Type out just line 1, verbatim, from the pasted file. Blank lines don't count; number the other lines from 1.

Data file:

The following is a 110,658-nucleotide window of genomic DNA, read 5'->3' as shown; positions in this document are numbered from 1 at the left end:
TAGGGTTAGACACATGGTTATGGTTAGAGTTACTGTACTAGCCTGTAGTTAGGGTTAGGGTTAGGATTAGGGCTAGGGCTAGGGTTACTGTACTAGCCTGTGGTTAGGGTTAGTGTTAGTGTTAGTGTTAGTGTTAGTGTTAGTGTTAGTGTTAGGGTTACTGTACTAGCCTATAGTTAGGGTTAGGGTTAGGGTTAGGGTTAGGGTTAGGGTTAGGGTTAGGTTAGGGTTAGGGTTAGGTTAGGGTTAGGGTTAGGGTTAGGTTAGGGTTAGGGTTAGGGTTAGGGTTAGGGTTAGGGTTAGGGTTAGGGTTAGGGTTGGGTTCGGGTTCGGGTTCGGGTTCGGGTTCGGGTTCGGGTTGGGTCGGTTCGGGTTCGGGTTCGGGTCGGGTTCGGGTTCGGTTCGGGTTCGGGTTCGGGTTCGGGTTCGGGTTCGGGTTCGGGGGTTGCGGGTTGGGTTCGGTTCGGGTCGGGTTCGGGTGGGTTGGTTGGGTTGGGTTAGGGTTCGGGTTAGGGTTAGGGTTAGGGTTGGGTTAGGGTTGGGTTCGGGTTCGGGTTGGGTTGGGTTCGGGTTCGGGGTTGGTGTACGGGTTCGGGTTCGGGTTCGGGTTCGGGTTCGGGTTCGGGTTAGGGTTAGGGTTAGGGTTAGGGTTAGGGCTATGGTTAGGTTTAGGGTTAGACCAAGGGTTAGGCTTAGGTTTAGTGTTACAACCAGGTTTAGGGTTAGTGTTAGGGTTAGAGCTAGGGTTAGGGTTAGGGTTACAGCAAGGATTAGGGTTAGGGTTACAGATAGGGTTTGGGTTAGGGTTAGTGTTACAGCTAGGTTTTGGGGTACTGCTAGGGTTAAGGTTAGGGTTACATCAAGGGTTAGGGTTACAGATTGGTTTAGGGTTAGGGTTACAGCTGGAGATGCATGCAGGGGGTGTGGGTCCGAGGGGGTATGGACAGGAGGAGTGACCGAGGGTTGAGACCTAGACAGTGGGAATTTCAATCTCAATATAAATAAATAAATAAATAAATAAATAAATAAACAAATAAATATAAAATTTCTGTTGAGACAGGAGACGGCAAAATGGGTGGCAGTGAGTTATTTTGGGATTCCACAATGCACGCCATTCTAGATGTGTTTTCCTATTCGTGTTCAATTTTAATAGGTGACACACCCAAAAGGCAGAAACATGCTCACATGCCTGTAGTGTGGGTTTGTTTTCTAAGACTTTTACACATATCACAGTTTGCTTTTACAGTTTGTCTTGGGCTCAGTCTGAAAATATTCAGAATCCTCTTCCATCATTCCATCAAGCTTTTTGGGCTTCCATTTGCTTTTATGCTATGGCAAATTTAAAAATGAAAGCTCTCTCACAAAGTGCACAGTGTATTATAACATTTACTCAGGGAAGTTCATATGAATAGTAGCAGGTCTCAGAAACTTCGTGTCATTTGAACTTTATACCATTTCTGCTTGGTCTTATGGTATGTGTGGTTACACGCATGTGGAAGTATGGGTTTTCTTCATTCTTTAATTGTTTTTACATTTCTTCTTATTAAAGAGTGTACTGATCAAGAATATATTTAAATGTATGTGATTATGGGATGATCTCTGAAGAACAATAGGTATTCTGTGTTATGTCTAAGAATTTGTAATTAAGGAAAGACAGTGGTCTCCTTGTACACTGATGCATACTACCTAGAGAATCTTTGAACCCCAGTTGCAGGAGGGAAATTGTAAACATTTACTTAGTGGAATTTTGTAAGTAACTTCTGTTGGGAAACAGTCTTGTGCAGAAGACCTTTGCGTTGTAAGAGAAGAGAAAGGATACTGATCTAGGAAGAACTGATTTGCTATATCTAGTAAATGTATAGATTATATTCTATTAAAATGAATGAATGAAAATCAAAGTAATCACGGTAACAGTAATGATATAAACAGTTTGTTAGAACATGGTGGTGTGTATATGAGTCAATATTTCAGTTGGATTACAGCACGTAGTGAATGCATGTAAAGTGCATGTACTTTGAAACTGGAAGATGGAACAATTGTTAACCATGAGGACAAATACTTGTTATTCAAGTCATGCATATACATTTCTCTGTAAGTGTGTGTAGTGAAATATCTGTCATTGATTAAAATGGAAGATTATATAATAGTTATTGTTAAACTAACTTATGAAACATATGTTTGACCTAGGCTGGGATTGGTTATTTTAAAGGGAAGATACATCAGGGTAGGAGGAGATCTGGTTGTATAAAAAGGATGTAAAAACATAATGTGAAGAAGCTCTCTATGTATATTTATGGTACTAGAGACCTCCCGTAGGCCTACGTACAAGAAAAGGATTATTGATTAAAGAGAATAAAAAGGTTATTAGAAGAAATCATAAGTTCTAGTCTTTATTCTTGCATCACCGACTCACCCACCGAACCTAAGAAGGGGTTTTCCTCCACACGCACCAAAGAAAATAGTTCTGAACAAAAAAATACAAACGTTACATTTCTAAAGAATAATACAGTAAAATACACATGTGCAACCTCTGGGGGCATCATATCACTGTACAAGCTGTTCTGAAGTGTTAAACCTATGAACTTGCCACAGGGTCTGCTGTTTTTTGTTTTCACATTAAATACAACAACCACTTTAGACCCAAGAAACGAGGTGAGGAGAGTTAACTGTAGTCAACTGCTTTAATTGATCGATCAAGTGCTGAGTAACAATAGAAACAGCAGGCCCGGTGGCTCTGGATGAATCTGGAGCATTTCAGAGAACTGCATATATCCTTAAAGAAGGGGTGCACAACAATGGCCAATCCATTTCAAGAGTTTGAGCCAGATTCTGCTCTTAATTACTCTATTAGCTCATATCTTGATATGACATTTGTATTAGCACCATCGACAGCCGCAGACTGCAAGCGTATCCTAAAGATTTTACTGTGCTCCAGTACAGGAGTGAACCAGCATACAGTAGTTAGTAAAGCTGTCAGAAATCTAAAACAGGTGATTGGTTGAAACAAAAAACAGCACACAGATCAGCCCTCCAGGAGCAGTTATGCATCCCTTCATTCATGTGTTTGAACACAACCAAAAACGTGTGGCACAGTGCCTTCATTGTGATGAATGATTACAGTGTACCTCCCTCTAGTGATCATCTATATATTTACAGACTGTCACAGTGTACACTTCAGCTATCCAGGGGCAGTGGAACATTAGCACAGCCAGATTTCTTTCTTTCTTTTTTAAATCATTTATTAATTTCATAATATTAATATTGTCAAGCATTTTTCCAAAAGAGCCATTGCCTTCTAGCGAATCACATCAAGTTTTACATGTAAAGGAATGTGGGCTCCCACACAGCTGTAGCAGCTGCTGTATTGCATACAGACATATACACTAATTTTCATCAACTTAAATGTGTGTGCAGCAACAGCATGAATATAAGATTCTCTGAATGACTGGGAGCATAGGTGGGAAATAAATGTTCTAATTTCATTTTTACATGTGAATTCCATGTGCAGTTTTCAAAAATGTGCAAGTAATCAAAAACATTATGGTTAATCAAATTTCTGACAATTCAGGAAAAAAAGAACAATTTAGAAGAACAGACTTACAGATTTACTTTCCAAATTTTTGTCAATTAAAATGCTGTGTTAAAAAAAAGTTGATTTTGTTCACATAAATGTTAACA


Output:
The following is a 110,658-nucleotide window of genomic DNA, read 5'->3' as shown; positions in this document are numbered from 1 at the left end: